Mozambique is a large but sparsely populated country of 29 million people, with a rapidly growing youthful population.
45 per cent of the population is younger than 15 years old. Natural disasters, disease, high population growth and unequal distribution of wealth all contribute towards the high poverty rate. The country is ranked 180 out of 189 on the UN’s 2019 Human Development Index, with around two in three people living in extreme poverty on less than US$1.90 per day.
Mozambique's birth rate is among the world’s highest, averaging around five children per woman. This is linked to gender inequality, including a lack of educational opportunities for women and early marriage and childbirth.
In 2019, there were 2,220 new cases of leprosy diagnosed in Mozambique. 211 of these cases were in children.
We work with The Leprosy Mission Mozambique, which works in the northern province of Cabo Delgado, a region with particularly high rates of poverty and leprosy. Our work there includes healthcare, supporting livelihood and community development, and advocacy.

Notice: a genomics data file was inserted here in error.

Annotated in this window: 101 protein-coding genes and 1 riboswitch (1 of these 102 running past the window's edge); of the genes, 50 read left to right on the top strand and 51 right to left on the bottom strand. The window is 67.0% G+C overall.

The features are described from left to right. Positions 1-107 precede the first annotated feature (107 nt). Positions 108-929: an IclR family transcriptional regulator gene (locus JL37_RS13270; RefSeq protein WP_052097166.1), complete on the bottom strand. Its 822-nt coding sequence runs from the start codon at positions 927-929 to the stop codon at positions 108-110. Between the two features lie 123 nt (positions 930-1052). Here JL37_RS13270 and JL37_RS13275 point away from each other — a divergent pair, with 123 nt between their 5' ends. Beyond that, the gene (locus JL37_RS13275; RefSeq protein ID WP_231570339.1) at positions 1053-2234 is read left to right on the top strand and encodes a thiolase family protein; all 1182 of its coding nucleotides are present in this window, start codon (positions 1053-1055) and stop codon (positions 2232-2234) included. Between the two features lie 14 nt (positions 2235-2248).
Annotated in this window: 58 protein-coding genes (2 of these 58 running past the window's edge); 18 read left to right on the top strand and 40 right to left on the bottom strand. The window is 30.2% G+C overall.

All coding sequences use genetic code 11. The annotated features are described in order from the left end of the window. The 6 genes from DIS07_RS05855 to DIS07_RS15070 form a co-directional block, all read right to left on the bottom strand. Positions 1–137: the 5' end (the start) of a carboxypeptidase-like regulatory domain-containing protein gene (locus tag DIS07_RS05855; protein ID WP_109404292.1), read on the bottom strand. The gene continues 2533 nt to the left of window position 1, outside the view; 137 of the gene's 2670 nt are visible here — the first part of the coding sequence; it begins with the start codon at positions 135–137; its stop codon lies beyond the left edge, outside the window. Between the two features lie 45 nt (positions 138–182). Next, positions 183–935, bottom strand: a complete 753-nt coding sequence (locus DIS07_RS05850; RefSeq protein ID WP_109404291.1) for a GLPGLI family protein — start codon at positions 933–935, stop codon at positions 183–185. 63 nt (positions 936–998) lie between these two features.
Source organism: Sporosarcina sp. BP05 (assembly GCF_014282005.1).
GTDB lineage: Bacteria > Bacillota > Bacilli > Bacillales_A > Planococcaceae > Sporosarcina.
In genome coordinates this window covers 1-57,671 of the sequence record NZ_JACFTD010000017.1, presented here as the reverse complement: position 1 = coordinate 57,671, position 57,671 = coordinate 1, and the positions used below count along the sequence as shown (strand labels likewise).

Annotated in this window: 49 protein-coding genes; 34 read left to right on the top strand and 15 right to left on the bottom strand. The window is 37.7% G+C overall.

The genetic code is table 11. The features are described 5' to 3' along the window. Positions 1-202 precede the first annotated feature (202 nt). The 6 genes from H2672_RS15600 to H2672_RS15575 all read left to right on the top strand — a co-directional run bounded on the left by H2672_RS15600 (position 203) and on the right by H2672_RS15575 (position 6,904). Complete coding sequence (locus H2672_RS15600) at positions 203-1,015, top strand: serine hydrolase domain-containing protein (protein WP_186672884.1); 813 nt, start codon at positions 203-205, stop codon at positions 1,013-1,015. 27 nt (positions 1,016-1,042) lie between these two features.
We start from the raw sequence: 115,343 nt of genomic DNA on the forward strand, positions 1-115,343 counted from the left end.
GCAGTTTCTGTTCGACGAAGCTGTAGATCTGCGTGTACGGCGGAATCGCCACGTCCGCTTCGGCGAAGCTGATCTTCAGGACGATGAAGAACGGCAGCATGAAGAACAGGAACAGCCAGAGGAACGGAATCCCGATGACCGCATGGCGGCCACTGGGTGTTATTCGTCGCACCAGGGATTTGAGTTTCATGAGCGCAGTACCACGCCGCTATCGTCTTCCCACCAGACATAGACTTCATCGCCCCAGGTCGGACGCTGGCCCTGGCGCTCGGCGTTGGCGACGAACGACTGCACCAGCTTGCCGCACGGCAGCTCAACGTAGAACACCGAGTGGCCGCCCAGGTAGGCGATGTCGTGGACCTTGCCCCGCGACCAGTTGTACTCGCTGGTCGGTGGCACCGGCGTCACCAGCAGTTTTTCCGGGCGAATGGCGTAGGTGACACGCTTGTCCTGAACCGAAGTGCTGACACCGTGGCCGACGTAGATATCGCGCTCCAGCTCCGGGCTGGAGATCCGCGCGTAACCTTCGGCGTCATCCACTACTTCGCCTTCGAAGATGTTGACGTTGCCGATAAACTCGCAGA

Healthcare in Mozambique is extremely limited: more than half of Mozambicans must walk an hour or more to their nearest health facility. Most medical centres are basic and have few staff, who are often over-stretched and in need of training.
We work with The Leprosy Mission Mozambique, the Ministry of Health, and local disabled people’s organisations and leprosy-affected people’s organisations to improve healthcare. Staff are trained in leprosy, disease control and disability prevention. Our projects also train leprosy-affected communities to recognise the signs of leprosy, complete their treatment plans, look after their wounds and support each other in their journey to healing.
Leprosy is a disease that flourishes where extreme poverty is found. This is why we support projects in Mozambique that aim to improve people’s living standards. These have included training in sustainable farming, growing new crops and savings groups.
We’re working to address the challenges, exclusion and stigma that people affected by leprosy and people with disabilities face in rural Mozambique. In partnership with a wide network of other local organisations, people are given human rights and disability rights education, and are supported to access benefits and other welfare.